Affiliations: [a] Department of Pediatrics, KEM Hospital, Pune, India
| [b] Division of Neonatal-Perinatal Medicine, Wayne State University, Children’s Hospital of Michigan and Hutzel Women’s Hospital, Detroit, MI, USA
Address for correspondence: Nitin Chouthai, Division of Neonatal-Perinatal Medicine, Wayne State University, Children’s Hospital of Michigan and Hutzel Women’s Hospital, 3901 Beaubien BLVD, Detroit, MI 48201, USA. Tel.: +1 3137457959; Mobile: +1 7327101624; E-mail: [email protected].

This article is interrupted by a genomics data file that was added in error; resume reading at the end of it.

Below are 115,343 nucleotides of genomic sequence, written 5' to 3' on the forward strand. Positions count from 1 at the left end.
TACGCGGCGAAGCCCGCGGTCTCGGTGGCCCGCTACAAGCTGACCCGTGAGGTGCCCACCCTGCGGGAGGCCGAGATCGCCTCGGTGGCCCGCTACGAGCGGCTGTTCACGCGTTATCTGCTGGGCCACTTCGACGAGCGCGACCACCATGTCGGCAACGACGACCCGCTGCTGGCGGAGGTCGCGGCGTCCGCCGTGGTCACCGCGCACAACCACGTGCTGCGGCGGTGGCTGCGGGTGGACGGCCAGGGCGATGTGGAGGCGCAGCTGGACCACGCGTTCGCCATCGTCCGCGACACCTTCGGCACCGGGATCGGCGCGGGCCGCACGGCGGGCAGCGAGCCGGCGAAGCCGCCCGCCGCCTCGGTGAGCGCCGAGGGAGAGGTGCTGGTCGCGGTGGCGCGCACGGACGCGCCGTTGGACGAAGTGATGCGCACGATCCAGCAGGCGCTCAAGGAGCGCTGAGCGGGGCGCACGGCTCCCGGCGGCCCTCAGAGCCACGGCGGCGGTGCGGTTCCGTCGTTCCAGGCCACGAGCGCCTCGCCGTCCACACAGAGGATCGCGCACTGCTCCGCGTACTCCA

Abstract: BACKGROUND:Perinatal asphyxia is a prominent cause of neonatal mortality in the developing world. Growth in head circumference is associated with improved neurodevelopment. Previous studies found a positive correlation between additional dietary supplementation and growth in head circumference among newborns with perinatal brain injury. This study aims to evaluate the association between anthropometric parameters and developmental outcomes in newborns with hypoxic ischemic encephalopathy (HIE). METHODS:Newborns at ≥36 weeks gestation with moderate to severe HIE were included in the study and growth parameters were monitored. Newborns with life-threatening anomalies were excluded. None of the study participants received therapeutic hypothermia (TH). Developmental Assessment Scale for Indian Infants (DASII) was used to evaluate neurodevelopmental outcomes at 1 year of age. RESULTS:Of 76 study participants, 46 were followed for 12 months, 28 died, and 2 were lost to follow-up. HIE stage III, Apgar score <5 at 5 minutes of age, pH ≤ 7.1 on first blood gas and base deficit > – 16 was associated with death or disability at 1 year of age. All anthropometric parameters were significantly lower in presence of death or disability. pH ≤ 7.1 at birth (odds ratio: 11.835, 95% CI 2.273–61.629, p = 0.003) and weight gain at one year (odds ratio 1.001, 95% CI 1.000–1.002, p = 0.03) were significantly associated with death and disability. CONCLUSION:pH > 7.1 at birth, and weight gain were associated with better neurodevelopmental outcomes at 1 year of age. Thus, in addition to TH, nutritional interventions may potentially improve outcomes among newborns with HIE.